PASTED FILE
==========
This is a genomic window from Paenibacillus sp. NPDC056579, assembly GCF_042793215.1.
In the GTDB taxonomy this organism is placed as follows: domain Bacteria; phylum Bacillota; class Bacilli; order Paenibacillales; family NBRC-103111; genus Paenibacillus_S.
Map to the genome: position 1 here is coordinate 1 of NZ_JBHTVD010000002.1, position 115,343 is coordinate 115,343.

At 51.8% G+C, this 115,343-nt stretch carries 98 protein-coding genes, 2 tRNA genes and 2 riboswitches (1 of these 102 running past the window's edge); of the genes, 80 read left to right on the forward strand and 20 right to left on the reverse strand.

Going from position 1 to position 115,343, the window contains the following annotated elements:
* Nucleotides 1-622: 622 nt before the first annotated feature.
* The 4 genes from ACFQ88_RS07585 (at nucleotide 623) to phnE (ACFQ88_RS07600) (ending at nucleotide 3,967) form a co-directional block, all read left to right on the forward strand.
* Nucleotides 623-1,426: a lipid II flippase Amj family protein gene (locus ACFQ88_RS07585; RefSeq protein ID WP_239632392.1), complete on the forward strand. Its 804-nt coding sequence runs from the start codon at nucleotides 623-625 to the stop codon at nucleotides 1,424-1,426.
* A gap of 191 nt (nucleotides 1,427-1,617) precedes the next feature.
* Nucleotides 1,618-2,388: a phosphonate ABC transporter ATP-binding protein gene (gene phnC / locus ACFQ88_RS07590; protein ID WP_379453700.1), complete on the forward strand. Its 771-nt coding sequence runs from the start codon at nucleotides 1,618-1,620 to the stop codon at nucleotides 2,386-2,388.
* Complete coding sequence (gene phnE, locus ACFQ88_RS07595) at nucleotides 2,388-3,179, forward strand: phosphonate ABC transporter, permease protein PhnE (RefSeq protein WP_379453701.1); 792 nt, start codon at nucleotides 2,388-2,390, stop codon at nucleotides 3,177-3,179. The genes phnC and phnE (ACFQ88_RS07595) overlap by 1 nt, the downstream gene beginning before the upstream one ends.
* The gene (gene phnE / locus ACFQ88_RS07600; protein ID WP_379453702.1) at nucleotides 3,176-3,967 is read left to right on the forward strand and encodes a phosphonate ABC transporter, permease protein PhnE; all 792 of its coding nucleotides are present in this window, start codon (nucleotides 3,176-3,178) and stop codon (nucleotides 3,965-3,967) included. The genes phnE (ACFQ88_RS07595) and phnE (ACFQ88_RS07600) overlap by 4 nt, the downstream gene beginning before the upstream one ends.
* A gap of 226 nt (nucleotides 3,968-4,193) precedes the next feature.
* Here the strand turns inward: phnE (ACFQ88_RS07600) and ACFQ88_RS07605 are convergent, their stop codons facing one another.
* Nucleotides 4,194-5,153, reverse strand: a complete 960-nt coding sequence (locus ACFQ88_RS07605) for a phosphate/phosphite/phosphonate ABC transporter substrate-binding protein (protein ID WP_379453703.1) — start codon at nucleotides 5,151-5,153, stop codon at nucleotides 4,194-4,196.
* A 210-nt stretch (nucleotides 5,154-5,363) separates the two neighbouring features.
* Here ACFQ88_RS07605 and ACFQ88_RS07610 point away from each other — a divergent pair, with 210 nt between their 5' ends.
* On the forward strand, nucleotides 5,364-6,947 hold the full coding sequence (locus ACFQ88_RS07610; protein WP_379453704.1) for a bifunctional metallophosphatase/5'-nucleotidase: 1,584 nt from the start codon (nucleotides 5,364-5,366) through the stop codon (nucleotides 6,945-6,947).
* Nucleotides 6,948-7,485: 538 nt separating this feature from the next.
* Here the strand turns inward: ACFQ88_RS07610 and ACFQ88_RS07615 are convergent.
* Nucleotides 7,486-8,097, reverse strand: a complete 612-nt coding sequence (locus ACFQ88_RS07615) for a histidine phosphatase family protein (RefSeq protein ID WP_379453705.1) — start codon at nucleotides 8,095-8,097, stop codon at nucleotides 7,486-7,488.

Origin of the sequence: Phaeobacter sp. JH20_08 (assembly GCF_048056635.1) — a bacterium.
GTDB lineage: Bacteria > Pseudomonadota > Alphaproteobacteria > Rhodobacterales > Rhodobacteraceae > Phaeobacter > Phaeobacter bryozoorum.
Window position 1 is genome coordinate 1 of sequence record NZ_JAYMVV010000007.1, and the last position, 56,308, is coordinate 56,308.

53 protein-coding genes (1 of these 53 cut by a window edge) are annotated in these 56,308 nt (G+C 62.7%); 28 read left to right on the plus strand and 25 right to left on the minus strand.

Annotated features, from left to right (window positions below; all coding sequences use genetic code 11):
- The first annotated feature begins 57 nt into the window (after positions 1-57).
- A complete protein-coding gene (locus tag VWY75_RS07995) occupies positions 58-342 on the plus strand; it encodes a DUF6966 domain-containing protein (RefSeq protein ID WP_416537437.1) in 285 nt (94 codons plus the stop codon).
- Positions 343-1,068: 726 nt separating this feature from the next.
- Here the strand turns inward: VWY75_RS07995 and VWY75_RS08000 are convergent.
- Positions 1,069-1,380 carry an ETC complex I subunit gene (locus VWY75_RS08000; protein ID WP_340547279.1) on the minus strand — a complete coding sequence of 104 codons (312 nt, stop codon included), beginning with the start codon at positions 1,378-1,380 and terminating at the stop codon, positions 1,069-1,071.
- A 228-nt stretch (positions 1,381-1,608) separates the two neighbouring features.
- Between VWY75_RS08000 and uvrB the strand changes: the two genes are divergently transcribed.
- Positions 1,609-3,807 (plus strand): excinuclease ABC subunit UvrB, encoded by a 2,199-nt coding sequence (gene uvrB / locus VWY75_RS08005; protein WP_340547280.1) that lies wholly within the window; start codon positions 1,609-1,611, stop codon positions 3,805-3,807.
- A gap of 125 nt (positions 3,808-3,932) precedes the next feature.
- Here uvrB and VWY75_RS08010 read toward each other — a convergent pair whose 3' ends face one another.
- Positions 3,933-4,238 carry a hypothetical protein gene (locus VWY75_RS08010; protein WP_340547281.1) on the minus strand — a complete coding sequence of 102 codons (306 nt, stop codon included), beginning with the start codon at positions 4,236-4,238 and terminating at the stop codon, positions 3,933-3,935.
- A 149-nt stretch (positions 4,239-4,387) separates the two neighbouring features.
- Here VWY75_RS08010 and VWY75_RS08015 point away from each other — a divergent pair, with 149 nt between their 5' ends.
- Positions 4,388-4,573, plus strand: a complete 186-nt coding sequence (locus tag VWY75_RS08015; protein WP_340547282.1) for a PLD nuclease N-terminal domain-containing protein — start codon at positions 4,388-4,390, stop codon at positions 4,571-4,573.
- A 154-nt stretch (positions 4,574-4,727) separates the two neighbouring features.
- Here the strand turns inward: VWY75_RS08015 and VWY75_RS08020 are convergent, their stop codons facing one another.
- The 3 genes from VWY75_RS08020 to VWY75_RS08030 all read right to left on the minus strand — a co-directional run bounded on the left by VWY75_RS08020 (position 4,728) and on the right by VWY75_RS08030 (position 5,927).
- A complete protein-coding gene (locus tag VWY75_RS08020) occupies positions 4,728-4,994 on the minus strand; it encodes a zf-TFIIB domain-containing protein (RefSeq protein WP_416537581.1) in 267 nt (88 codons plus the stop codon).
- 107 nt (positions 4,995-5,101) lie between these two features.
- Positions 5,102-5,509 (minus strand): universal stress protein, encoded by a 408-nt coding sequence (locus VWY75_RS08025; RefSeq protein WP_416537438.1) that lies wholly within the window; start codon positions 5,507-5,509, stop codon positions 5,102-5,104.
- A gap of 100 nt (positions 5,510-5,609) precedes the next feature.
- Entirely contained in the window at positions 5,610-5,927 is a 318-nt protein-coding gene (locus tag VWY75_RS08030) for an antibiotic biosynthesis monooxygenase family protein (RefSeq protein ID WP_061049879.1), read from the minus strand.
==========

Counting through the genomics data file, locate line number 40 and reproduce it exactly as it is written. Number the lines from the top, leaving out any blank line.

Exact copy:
- Positions 4,388-4,573, plus strand: a complete 186-nt coding sequence (locus tag VWY75_RS08015; protein WP_340547282.1) for a PLD nuclease N-terminal domain-containing protein — start codon at positions 4,388-4,390, stop codon at positions 4,571-4,573.